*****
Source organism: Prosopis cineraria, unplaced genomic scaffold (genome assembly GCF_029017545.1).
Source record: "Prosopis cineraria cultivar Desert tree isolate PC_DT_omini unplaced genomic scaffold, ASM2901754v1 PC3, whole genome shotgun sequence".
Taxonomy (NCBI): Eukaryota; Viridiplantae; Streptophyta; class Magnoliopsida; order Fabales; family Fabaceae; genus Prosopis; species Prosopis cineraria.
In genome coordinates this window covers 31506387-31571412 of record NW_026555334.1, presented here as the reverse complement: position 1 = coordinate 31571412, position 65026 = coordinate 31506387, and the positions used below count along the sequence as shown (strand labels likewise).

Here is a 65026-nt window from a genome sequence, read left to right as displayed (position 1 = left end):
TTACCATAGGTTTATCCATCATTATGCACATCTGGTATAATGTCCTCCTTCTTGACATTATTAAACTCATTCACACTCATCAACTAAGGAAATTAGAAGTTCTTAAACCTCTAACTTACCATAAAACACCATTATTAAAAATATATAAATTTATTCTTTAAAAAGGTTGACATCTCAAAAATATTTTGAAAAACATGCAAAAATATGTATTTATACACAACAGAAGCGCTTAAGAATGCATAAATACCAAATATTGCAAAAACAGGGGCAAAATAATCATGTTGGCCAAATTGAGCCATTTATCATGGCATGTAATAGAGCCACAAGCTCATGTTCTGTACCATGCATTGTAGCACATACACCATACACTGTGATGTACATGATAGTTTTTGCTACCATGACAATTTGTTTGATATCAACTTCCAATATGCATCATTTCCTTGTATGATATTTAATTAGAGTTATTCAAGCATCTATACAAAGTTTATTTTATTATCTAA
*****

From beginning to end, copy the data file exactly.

Source organism: Prosopis cineraria, unplaced genomic scaffold (genome assembly GCF_029017545.1).
Source record: "Prosopis cineraria cultivar Desert tree isolate PC_DT_omini unplaced genomic scaffold, ASM2901754v1 PC3, whole genome shotgun sequence".
Taxonomy (NCBI): Eukaryota; Viridiplantae; Streptophyta; class Magnoliopsida; order Fabales; family Fabaceae; genus Prosopis; species Prosopis cineraria.
In genome coordinates this window covers 31506387-31571412 of record NW_026555334.1, presented here as the reverse complement: position 1 = coordinate 31571412, position 65026 = coordinate 31506387, and the positions used below count along the sequence as shown (strand labels likewise).

Here is a 65026-nt window from a genome sequence, read left to right as displayed (position 1 = left end):
TTACCATAGGTTTATCCATCATTATGCACATCTGGTATAATGTCCTCCTTCTTGACATTATTAAACTCATTCACACTCATCAACTAAGGAAATTAGAAGTTCTTAAACCTCTAACTTACCATAAAACACCATTATTAAAAATATATAAATTTATTCTTTAAAAAGGTTGACATCTCAAAAATATTTTGAAAAACATGCAAAAATATGTATTTATACACAACAGAAGCGCTTAAGAATGCATAAATACCAAATATTGCAAAAACAGGGGCAAAATAATCATGTTGGCCAAATTGAGCCATTTATCATGGCATGTAATAGAGCCACAAGCTCATGTTCTGTACCATGCATTGTAGCACATACACCATACACTGTGATGTACATGATAGTTTTTGCTACCATGACAATTTGTTTGATATCAACTTCCAATATGCATCATTTCCTTGTATGATATTTAATTAGAGTTATTCAAGCATCTATACAAAGTTTATTTTATTATCTAA